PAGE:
Final details of Scottish Govt’s Community & Third Sector Recovery Programme is due to be announced over the next week or so. Information, to date, suggests that the £25m fund is being made available ‘to create the best conditions for the third sector and volunteering to thrive and contribute to a recovering economy and society’. We understand that the ‘Adapt and Thrive’ component of the Programme will offer both advice and funding – and will include a cap of £25k per organisation/application. It also appears that organisations with turnovers of over £500k will not be eligible. The Recovery Programme will be widely welcomed as our sector continues to try and address the challenges of the ongoing pandemic and its impact on local communities.
The rationale for capping Adapt & Thrive fund is understandable – with the overwhelming majority or organisations in Scotland being small and locally-based. However, for those organisations (with turnovers over £500k), there are growing concerns about the implications for them – and what the alternatives will be. This dilemma is exacerbated for many social enterprises as they see some sectors – such as museums, heritage, community transport etc – having bespoke funds being made available – while others are still awaiting news of similar support from their own relevant Govt department or statutory agency. The additional challenge of clear and consistent guidelines also remains a critical issue for many. Guidance & eligibility for the ‘Communities Recovery Fund’ element has not yet been published.
Having already committed around £40m this year to the Resilience Fund and Supporting Communities Fund, Scottish Govt has demonstrated its awareness of the role of the third sector – both socially and economically – across wider society and, in particular, within local communities. However, with so much uncertainty around, a longer-term and well thought out programme of support – for organisations of all sizes – will be required if the sector is going to genuinely be able to contribute effectively to the country’s recovery. Such unprecedented circumstances – call for equally unprecedented measures.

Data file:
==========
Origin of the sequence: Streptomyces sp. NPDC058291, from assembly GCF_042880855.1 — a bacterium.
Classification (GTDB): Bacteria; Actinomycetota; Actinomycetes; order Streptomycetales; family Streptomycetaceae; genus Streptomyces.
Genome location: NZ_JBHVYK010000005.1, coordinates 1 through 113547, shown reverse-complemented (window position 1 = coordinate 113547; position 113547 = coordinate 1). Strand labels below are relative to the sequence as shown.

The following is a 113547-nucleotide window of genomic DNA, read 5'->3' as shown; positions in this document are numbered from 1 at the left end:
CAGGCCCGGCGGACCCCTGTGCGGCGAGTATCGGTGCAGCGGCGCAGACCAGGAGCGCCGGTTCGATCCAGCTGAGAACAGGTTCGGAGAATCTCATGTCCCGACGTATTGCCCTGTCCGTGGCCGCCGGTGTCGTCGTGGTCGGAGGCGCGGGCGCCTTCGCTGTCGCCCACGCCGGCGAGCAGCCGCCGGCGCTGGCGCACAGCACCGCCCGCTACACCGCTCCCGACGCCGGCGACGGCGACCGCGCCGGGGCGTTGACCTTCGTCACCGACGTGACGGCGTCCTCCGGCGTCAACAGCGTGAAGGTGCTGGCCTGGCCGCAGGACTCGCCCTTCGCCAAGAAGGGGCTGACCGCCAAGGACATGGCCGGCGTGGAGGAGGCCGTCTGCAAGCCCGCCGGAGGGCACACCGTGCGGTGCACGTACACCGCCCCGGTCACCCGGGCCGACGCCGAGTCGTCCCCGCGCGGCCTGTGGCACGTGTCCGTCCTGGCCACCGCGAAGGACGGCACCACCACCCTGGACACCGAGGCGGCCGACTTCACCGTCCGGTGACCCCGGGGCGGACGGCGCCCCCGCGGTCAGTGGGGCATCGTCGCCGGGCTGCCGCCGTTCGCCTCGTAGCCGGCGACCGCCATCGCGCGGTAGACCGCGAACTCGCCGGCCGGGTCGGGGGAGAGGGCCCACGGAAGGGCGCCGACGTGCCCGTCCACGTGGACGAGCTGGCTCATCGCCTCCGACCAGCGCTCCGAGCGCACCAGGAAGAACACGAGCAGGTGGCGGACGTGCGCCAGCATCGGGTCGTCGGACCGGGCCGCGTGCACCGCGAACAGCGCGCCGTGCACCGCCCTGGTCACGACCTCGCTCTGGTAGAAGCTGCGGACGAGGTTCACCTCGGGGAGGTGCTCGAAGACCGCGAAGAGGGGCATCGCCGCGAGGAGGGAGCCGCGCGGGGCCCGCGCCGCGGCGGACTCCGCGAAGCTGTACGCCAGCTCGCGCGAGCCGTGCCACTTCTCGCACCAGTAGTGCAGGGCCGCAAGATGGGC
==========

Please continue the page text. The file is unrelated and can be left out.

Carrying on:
Since 2017, SENScot’s Glasgow base has been at 24 George Square. As from Monday, 21st September, we will have a new office, based at 42 Miller Street, Glasgow G1 1DT (just off Ingram Street). This will also be the new base for P4P and for Senscot Legal. Phone numbers etc will remain the same.
Just a reminder – if you are missing Laurence’s weekly ‘musings’, you can sign up for them via his new website – Larry’s Lunchette.
The UK Govt’s Kickstart Scheme may be of interest to many social enterprises in Scotland. The programme is designed to provide jobs for young people (16-24 years old) – initially through a six-month, fully funded placement. One of the conditions of the Scheme is that if you are taking on less than 30 placements, you are required to go through an ‘intermediary’ organisation. Two such ‘intermediaries’ are SCVO and GCVS . Our Employability SEN has organised an information session with DWP (Thursday 24th Sept, 10am) – for social enterprises interested in finding out more about Kickstart as an Employer. Contact Jayne to book
Good to hear that work on the restoration of Govanhill Baths is due commence before the end of the year. The campaign by the local community to save the Baths began 20 years ago – and now, thanks to an additional award from Scottish Govt’s Regeneration Capital Grant Fund – work can finally get underway. The £9m project will see Govanhill Baths re-open as a wellbeing centre incorporating three pools, a health suite and other sports and health initiatives. All being well, the Baths will open again in spring 2022 – the 21st anniversary of the community’s original protests at the planned closure by Glasgow City Council.